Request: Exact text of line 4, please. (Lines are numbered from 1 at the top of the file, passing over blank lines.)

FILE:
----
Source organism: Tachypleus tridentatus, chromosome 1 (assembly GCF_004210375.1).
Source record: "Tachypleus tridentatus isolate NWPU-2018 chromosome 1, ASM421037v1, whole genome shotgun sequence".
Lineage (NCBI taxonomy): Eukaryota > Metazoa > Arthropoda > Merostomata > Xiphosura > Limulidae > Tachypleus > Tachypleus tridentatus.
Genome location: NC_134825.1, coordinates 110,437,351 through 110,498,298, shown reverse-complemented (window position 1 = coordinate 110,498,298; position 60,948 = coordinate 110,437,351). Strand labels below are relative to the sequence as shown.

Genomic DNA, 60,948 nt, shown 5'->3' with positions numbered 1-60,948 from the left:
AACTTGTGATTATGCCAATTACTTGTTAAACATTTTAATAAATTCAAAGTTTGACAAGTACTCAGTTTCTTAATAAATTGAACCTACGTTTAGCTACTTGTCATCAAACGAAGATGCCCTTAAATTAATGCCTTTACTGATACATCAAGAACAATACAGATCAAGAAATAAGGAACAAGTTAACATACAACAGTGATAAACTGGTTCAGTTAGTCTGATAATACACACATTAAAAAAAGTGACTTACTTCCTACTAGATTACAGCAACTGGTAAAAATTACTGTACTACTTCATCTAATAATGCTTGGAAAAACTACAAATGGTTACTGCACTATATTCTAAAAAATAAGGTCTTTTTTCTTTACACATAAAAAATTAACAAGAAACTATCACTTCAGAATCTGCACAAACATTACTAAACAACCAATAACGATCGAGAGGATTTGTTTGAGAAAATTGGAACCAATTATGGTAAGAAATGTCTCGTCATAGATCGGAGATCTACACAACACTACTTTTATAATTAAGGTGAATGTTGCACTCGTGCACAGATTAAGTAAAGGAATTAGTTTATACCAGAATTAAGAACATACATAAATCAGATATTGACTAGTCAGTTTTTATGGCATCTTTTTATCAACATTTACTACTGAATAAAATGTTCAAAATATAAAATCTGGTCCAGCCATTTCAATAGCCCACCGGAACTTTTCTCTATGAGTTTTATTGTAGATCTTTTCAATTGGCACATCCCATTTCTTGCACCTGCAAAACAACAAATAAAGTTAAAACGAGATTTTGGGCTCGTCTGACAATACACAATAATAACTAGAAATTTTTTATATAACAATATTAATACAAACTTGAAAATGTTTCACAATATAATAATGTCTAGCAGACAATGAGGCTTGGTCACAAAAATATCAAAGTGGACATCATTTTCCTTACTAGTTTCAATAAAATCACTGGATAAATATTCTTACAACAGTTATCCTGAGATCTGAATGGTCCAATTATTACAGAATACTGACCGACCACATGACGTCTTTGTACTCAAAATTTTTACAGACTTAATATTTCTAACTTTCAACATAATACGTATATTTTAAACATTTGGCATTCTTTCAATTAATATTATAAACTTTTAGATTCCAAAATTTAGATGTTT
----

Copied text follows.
Genome location: NC_134825.1, coordinates 110,437,351 through 110,498,298, shown reverse-complemented (window position 1 = coordinate 110,498,298; position 60,948 = coordinate 110,437,351). Strand labels below are relative to the sequence as shown.